Visitors learn about the career of Im Kwon-taek at a newly opened museum dedicated to the director in Busan. [JoongAng Ilbo]
Director Im Kwon-taek, a pioneer in the Korean film industry, now has a museum dedicated to his life's work at Dongseo University Centum City Campus in Busan. This is the first time in Korea that a single gallery has been built to commemorate a film director currently in the field.
As visitors enter the museum, they can see all of Im's movie titles on the left wall at one glance. Under the theme "A Wandering Life", the exhibits then introduce the 77-year-old director's life in chronological order.
The first room shows Im's private life before his directorial debut with "Farewell to the Duman River" in 1962. A photo of Im and his mother is the most appealing piece in the room.
"All the images of females in Im's movies originate from his mother", said Kim Jung-seon, a professor at Dongseo Universty's Im Kwon Taek Film Archive.
The second section presents his works until 1975. Influenced by Hollywood and Hong Kong movies, he experimented with various genres including action, melodrama, horror, historical drama and comedy at that time.
The next category shows films from the late 1970s to the 1980s. During this period, Im began to develop a more unique identity as a director. "Weeds" (1973) and "The Family Pedigree" (1978) exemplify this shift. Visitors can also listen to about 20 soundtracks used in his films.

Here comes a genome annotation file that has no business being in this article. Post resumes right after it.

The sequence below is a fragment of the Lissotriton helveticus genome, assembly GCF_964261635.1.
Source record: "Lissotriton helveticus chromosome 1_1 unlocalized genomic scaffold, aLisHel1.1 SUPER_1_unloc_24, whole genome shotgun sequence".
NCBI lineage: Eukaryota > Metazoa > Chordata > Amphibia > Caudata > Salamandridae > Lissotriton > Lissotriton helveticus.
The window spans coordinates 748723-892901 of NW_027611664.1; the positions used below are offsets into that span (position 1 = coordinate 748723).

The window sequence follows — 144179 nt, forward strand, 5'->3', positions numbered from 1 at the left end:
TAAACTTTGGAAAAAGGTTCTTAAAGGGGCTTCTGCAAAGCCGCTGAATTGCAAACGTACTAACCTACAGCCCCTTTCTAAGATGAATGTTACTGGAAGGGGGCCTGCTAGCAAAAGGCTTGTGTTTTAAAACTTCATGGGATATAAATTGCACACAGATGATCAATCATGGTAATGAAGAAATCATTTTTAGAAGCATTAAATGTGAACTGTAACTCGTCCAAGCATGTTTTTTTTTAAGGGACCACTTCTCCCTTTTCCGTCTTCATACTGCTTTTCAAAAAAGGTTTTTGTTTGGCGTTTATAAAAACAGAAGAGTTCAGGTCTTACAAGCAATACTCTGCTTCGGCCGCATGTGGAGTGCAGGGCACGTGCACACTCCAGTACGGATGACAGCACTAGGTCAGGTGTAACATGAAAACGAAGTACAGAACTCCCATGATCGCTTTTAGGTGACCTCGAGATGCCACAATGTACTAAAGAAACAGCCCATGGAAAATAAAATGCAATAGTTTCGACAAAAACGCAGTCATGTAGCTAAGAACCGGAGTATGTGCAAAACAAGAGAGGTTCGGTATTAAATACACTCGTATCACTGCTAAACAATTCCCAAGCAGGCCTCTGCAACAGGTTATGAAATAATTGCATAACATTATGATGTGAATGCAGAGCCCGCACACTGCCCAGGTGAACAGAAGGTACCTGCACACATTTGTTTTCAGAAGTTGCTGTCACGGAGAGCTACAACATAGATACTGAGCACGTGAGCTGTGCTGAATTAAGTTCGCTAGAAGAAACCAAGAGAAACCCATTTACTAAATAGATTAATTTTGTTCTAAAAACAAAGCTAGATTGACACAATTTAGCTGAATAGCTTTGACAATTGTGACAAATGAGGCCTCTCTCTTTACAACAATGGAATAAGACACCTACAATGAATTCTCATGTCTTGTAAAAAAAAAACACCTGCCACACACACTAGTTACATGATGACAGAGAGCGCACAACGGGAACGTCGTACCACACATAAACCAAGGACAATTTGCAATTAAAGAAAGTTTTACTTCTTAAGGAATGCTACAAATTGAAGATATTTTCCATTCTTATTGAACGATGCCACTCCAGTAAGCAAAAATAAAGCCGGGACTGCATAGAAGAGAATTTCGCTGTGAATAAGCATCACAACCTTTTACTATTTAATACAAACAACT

Im grew even more famous throughout the 1990s. The room focused on that era shows a model of Woomi-kwan, a Japanese-built theater demolished in 1950 that was the main backdrop for "The General's Son" (1990). Videos in this also offer commentary by other famous directors such as Park Chan-wook.
A set used for "Strokes of fire" (2002) is also among the pieces on display at the museum.
"Seopyeonje" (1993) is the inspiration for a special display that concludes the exhibits.
In total, Im has directed 101 movies over his 50-year career. He was born in Gwangju on May 2, 1936 and began his film career as a production assistant in Seoul in the mid-1950s.
His key works include "Mandala" (1981), "Seopyeonje" and "Chunhyang" (2000).
With his movies' distinctively Korean settings and themes, Im has won almost every major domestic film award. He also boasts a number of accolades from international events like the Cannes and Berlin film festivals.
By We Sung-wook [firstname.lastname@example.org]
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